Immunogen sequence: SSRNKYQPQS GSSGPSSHSP PAAMALQSQA SEEAKGPWQE ADQEQQEPVG SPEPESEPEP EPEPEPVPVP PPEPQPEPQP LPDPAPLPEL EFESERVHEP EPT
Monocarboxylates, such as lactate and pyruvate, play an integral role in cellular metabolism. Lactic acid is produced in large quantities as a result of glycolysis, which provides the majority of ATP to cells under normal physiological conditions. However, accumulation of lactic acid leads to a decrease in intracellular pH and cessation of glycolysis. In order for glycolysis to continue at a high rate, lactic acid must be transported out of the cell. This transport process is carried out by a family of monocarboxylate transporters (MCTs), which function as proton symports and are stereoselective for L-lactate. The MCT family consists of at least eight members, MCT 1-8, which contain between 10-12 transmembrane-helical (TM) domains, with the amino and carboxy termini located in the cytoplasm. Defects in the gene encoding for MCT8, SLC16A2, can cause monocarboxylate transporter 8 deficiency (MCT8 deficiency), a defect in cellular hormone transport causing a severe form of X-linked psychomotor retardation and abnormal thyroid levels.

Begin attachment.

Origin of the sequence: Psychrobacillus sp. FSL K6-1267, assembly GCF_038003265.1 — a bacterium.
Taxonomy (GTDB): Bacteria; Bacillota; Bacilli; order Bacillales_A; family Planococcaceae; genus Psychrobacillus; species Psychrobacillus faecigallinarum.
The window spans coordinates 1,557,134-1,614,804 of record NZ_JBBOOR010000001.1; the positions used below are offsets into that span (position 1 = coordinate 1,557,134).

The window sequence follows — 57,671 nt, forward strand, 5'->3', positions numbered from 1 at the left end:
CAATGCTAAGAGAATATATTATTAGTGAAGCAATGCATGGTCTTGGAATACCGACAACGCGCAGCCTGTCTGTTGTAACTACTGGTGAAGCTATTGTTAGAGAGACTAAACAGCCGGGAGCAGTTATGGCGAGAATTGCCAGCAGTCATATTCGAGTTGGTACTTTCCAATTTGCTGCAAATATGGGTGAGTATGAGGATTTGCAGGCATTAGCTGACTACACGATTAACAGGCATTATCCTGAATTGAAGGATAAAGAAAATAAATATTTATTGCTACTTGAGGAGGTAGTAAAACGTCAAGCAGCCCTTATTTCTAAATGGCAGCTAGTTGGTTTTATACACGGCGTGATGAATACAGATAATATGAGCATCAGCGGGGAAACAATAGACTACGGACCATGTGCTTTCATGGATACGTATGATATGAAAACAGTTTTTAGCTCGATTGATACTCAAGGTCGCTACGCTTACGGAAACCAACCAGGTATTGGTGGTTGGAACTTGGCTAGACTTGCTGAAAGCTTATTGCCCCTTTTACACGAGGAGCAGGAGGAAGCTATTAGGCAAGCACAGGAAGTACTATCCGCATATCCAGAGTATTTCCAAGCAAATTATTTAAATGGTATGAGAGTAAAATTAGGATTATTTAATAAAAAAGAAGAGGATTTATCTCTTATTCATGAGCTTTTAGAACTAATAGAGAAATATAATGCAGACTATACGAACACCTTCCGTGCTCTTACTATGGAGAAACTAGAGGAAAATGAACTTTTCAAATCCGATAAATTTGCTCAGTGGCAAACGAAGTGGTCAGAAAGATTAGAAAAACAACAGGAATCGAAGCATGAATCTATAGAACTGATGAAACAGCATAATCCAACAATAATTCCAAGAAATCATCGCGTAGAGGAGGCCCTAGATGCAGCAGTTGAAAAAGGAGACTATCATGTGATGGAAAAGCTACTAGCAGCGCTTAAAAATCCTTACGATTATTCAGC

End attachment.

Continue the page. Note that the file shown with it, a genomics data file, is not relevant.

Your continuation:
Protein Aliases: MCT 7; MCT 8; monocarboxylate transporter; Monocarboxylate transporter 7; Monocarboxylate transporter 8; Monocarboxylate transporter 8 (MCT 8) (X-linked PEST-containing transporter); Solute carrier family 16 member 2; solute carrier family 16, member 2 (thyroid hormone transporter); X-linked PEST-containing transporter
Gene Aliases: AHDS; AW105741; DXS128; DXS128E; MCT 7; MCT 8; MCT7; MCT8; MRX22; SLC16A2; XPCT
Molecular Function: transporter